Children, Education and Geography: Rethinking Intersections

Lauren Hammond (Editor), Mary Biddulph (Editor), Simon Catling (Editor), John Mckendrick (Editor)

Research output: Book/ReportBook

Abstract / Description of output

This book examines the intersections between children, education and geography. With a particular focus on children’s geographies and geographies of education, the book draws upon cutting-edge research to consider how geographical education can be enhanced through increased engagement with these fields.  

The book is underpinned by the position that the lives of children and young people are inherently geographical, as are educational institutions, systems and processes. The volume explores the ways in which the diverse relationships between children, education and geography can enrich research and work with, and for, children and young people. Chapters in this book consider how in/justices are (re)produced through education. Chapters also explore how insights generated by thinking in, and across, geography and education can be used to support and empower young people in both formal education and in their everyday lives.

Ultimately, this book is written for children and young people. Not as the readership, but as people, often marginalised in decision making at a variety of scales in education, and who, we contend should be at the heart of all educational thinking. The book is of value to undergraduate and post graduate students interested in geography education and children’s geographies, as well as teachers of geography, both new and experienced.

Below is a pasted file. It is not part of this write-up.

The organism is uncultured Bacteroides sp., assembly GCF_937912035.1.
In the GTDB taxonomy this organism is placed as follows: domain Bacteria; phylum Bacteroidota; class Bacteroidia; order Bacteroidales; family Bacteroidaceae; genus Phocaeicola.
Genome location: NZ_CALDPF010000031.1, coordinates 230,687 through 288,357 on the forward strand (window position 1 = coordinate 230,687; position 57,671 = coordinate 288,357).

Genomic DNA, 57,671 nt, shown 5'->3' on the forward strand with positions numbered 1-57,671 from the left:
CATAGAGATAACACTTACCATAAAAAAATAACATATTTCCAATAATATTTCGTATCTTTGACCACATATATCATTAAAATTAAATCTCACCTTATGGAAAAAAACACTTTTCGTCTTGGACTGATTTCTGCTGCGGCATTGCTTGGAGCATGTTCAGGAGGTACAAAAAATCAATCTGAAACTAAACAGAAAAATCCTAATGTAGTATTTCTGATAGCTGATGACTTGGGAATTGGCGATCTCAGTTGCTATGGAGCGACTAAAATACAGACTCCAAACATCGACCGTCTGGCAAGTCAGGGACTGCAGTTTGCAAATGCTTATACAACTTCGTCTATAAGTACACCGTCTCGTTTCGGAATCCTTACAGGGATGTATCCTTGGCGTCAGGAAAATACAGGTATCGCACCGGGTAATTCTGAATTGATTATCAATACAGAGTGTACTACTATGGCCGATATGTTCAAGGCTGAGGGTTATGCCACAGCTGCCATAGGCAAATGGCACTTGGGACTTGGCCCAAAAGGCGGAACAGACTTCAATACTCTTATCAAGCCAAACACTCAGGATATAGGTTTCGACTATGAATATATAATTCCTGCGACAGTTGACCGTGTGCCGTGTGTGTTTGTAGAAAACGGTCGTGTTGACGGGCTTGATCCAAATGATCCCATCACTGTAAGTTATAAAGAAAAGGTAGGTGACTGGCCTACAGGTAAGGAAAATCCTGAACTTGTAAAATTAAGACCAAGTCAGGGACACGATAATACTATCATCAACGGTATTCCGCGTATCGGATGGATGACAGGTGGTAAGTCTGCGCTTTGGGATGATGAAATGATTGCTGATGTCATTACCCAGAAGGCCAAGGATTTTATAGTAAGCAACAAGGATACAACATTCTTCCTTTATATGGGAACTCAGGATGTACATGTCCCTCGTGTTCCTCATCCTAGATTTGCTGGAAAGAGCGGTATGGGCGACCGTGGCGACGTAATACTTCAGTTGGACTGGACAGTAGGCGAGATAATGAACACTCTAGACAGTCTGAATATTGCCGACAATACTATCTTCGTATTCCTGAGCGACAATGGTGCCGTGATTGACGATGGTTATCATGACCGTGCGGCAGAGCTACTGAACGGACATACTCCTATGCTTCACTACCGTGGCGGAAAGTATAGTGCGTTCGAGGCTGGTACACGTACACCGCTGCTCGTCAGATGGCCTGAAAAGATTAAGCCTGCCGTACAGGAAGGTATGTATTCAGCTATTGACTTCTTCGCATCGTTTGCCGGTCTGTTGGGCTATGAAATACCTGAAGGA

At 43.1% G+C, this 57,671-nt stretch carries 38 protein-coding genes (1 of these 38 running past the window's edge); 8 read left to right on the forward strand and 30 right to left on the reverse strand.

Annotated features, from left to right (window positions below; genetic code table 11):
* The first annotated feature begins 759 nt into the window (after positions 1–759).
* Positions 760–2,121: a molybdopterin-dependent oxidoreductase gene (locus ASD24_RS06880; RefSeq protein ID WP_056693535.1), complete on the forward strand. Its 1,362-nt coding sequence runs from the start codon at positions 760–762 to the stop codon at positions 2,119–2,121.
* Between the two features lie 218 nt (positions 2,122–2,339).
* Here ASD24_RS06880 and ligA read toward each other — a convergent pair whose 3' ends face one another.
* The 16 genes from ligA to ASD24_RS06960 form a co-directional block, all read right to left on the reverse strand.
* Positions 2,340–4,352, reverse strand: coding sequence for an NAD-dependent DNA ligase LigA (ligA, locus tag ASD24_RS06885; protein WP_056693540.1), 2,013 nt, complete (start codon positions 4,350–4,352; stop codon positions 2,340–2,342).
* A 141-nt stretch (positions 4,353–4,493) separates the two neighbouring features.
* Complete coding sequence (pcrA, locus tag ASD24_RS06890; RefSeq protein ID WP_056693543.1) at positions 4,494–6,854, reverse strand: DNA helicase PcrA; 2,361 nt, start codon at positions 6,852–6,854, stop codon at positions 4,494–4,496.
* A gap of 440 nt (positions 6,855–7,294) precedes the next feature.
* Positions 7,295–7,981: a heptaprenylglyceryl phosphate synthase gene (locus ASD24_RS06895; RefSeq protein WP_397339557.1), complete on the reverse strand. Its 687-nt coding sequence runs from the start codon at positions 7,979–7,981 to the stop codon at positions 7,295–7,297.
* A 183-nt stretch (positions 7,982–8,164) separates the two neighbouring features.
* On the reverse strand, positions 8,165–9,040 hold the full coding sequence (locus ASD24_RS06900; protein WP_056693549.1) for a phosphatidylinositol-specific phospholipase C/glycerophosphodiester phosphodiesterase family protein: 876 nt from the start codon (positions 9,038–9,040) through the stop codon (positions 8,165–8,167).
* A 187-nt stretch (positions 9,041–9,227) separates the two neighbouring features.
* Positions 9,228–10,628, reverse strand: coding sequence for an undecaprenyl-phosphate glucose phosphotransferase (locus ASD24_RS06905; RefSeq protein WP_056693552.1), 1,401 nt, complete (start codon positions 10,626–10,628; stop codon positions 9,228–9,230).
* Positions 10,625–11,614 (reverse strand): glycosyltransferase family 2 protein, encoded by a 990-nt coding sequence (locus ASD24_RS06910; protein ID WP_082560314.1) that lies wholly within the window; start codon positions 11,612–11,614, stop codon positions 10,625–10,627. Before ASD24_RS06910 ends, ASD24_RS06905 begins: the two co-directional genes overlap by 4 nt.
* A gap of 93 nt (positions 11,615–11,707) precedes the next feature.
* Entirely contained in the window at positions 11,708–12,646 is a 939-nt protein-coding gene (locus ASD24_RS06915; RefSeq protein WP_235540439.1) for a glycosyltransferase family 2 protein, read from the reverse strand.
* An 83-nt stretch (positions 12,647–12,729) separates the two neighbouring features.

Original languageEnglish
Place of PublicationLondon
Number of pages280
ISBN (Electronic)9781003248538
ISBN (Print)9781032147468, 9781032164328
Publication statusPublished - 30 Nov 2022

Keywords / Materials (for Non-textual outputs)

  • geography education
  • children's geographies
  • geographies of education
  • student voice
  • Children
  • childhood
  • schools
  • geography


Dive into the research topics of 'Children, Education and Geography: Rethinking Intersections'. Together they form a unique fingerprint.

Cite this